Al-Masry Al-Youm. December 7, 2023

The Panama Canal is an important waterway linking global trade between the Atlantic and Pacific Oceans – however, the canal has been suffering from a severe drought since July 30, forcing the canal administration to impose restrictions on navigation for a full year.

Among these decisions is reducing the number of ships allowed to cross daily from 40 to 32 ships, causing a decline in its revenues by about $200 million, alongside only allowing the crossing of ships whose hull depth does not exceed 11 or 13 meters below the surface of the water, and reducing the number of daily trips to only 18.

The Panama Canal operates through locks, and water is supplied through Lake Gatun, which currently suffering from a drop in its water levels.

Due to this crisis, some experts estimated that the Suez Canal would be the largest beneficiary of the drying up of the Panama Canal, which would raise the canal’s revenues.

Egypt’s Suez Canal operates through an open and safe water route, in addition to the increased capabilities of the canal in receiving goods transported via ships and sea containers, and the recent expansion of the new Suez Canal project.

Furthermore, the canal does not require unloading and loading cargo again.

A positive step for the Egyptian economy

Egyptian maritime expert, Mohamed al-Rawi, explained that each ship has a different draft from the other, the draft being “the part submerged under water” which varies based on size and load and when it passes through any waterway or entering a specific port.

The possibility of passage is determined according to these factors, he said, noting that the Panama has seen a decrease in water levels, hindering the passage of large ships carrying huge amounts of goods.

This has led to the disruption of ship movement and long queues in ship waiting areas.

Rawi said that presently, the Panama is facing a very big challenge due to climate change and lack of rainfall.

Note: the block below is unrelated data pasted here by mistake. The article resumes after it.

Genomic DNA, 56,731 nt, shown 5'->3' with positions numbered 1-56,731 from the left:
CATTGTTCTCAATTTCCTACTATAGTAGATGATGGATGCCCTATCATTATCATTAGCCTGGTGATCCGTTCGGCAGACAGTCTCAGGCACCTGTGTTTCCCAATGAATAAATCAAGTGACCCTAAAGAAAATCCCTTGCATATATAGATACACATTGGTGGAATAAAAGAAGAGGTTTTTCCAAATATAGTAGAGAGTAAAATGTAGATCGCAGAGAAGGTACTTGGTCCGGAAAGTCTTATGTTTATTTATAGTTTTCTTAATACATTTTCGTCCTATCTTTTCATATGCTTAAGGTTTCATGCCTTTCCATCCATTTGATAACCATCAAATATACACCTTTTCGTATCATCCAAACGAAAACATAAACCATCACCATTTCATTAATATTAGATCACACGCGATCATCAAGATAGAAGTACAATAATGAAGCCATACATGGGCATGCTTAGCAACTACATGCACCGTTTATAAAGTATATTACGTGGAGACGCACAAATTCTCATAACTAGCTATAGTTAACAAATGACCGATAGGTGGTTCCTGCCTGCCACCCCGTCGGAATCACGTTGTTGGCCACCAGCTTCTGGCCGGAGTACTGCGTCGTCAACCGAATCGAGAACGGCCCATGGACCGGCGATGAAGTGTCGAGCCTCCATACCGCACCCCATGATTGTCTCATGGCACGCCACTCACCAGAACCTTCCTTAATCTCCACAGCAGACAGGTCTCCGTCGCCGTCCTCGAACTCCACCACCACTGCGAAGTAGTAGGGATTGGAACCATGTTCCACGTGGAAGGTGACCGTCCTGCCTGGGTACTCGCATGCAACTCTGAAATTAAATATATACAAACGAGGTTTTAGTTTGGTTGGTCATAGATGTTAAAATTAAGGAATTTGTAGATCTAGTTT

This has made passage through the Panama Canal subject to specific conditions, such as specifying a draft for ships crossing the canal, causing shipping companies and commercial ships resort to transport their goods through the Suez Canal.

He added that the Suez Canal is currently the safe alternative for shipping companies and commercial ships to transport their goods, noting that one must prepare well to receive commercial ships that will change their routes from the Panama Canal to the Suez Canal – a positive step towards moving the Egyptian economy.

Based on constructive research, it is expected that the Panama Canal will need 1,000 cubic meters of water to return to normal operation, he said.

On the other hand, Rawi noted that ship owners and operators may see some risks in passing through the Suez Canal and sailing in the Red Sea due to current tensions in the Gulf of Aden region.

Economic expert, Karim al-Omda explained that the revenues of the Suez Canal are close to US$10 billion, while the Panama Canal does not exceed two billion dollars.

Additionally, 12,000 ships pass annually through the Panama Canal, a number which may eventually fall by half, while the Suez Canal witnesses the passage of over 21,000 ships.

He confirmed that there is no comparison between the Suez Canal and the Panama Canal in terms of length; the former is 193.30 km while the latter is 80 km.

The maximum water depth of the Suez Canal (draft) is 24 meters and the Panama Canal reaches 12 meters.

The Panama serves movement between Europe, North and South America, China and Japan, he said, and since 2019 the Suez Canal has provided certain discounts to shipping lines coming from the American East and crossing to Asia by about 40 percent.

He noted that a larger number of ships can change directions and avoid passing through the Panama Canal, especially ships crossing from the American East and Mexico for Japan or China.

He went on saying that if the Suez Canal begins to give a flexible price policy and discounts for the passage of this type of ship, it will see a huge increase in revenues and the movement of ships that pass through it.

The El Nino phenomenon

The former head of the Meteorological Authority, Ahmed Abdel-Aal, believes that the drying up of the Panama Canal resulted from the “El Nino” climate phenomenon, which directly impacted North and South America.

The reduction of the water level in the Panama Canal has created logistical obstacles, he explained, slowing down the movement of maritime and international trade in it.

The Suez Canal will undoubtedly benefit from the movement of trade and ships using it as an alternative to the Panama, he said.

Edited translation from Al-Masry Al-Youm